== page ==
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Visa Policy and the Local Schengen Cooperation Network in Türkiye

The EU Member States’ embassies and consulates in Türkiye are responsible for implementing the Visa Code. There is a shared responsibility and solidarity among the Member States for controlling the external Schengen borders.

Currently, 24 out of the 26 Schengen Member States are represented in Türkiye. (Schengen MS not represented in Türkiye: Iceland and Liechtenstein.)

Consular offices delivering Schengen visas: 

  • Ankara: Austria, Belgium, Czech Republic, Denmark, Estonia, Finland, France, Germany, Greece, Hungary, Italy, Latvia, Lithuania, Luxembourg, Netherlands, Norway, Poland, Portugal, Slovenia, Slovakia, Spain, Sweden. NB: Switzerland has transferred their consular office to Istanbul
  • Istanbul: Austria, Belgium, Czech Republic, Denmark, France, Germany, Greece, Hungary, Italy, Netherlands, Poland, Slovakia, Spain, Sweden, Malta (only in Istanbul), Switzerland (only in Istanbul).
  • Izmir: Germany, Greece, Italy.
  • Edirne: Greece

The common visa policy is based on Regulation (EC) No 810/2009 of the European Parliament and of the Council of 13 July 2009, establishing a Community Code on Visas, commonly known as the Visa Code. The Visa Code sets out the procedures and conditions for issuing visas for the purpose of short stays and airport transit.

Council Regulation (EC) No 539/2001 of 15 March 2001, and its successive amendments, list all third countries whose nationals must be in possession of visas when crossing the external Schengen borders and those whose nationals are exempt from that requirement. Turkish citizens are currently subject to visa obligation. 

Operational instructions for the application of the Visa Code are further specified in the Handbook for the processing of visa applications and the Handbook for the organisation of visa sections and local Schengen cooperation.

Given the number of visas issued and the geopolitical importance of EU-Türkiye relations, the Local Schengen Cooperation (LSC) is considered an important platform for the exchange of information and experiences enabling Member States to ensure a harmonised approach when it comes to visa issuance. 

Public outreach meetings are organised to explain the Schengen visa system to the wider public and, in particular, to business associations and local chambers of commerce in various locations throughout Türkiye.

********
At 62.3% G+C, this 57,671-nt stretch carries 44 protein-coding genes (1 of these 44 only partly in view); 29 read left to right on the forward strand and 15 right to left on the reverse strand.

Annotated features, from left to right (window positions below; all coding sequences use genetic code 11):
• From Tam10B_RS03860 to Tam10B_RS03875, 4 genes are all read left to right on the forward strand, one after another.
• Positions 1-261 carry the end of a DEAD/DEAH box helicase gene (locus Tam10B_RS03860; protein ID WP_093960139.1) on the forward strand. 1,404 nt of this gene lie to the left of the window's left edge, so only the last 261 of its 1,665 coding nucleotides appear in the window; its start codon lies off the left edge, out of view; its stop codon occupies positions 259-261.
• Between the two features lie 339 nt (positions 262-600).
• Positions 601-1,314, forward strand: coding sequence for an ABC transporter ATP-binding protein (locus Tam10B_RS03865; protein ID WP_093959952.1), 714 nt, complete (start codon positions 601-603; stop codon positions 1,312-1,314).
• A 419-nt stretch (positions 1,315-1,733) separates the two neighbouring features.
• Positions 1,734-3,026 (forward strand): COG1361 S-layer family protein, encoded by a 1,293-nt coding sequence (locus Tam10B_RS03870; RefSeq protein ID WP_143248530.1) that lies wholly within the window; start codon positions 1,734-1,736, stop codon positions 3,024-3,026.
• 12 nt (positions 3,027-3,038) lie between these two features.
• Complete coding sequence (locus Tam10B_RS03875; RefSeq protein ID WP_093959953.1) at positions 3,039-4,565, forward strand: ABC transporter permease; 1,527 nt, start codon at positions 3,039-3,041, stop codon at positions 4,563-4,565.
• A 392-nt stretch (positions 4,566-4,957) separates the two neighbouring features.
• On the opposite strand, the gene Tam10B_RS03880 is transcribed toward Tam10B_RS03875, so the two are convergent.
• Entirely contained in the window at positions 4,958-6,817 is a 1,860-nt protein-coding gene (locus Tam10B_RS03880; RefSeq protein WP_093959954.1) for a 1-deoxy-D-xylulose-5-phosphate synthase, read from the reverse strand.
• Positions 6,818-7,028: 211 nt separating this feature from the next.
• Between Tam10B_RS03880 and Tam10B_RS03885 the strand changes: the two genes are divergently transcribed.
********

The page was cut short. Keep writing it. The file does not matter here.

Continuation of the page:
LSC in Türkiye continues the harmonization work within the framework of the EU Visa Code. The approach of the Turkish public administration towards the Schengen Visa Regime remains critical, especially given the ongoing visa liberalization dialogue and the entry into force of the Readmission Agreement.

The LSC will closely follow the Visa Liberalization process until a final decision is reached.


C-Visa Applications


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The EU has a common visa policy for short stays (up to three months), which is applied through the Schengen visas. A common list of countries whose citizens must have a visa when crossing the external borders and a list of countries whose citizens are exempt from that requirement were adopted. Generally, a short-stay visa issued by one of the Schengen States entitles its holder to travel throughout the 26 Schengen States for up to 90 days in any 180-day period. Visas for visits exceeding that period remain subject to national procedures. Türkiye is among the countries for which that visa is required.

Turkish visa policy is largely aligned with the EU policy. It is also significantly stirred by political and commercial priorities, however, and encompasses countries that are on the EU’s negative list as a result. This poses an additional layer of complexity to EU-Türkiye relations in this field for harmonisation of the visa lists.

The European Union launched the Visa Liberalisation Dialogue with Türkiye on 16 December 2013.


Useful Documents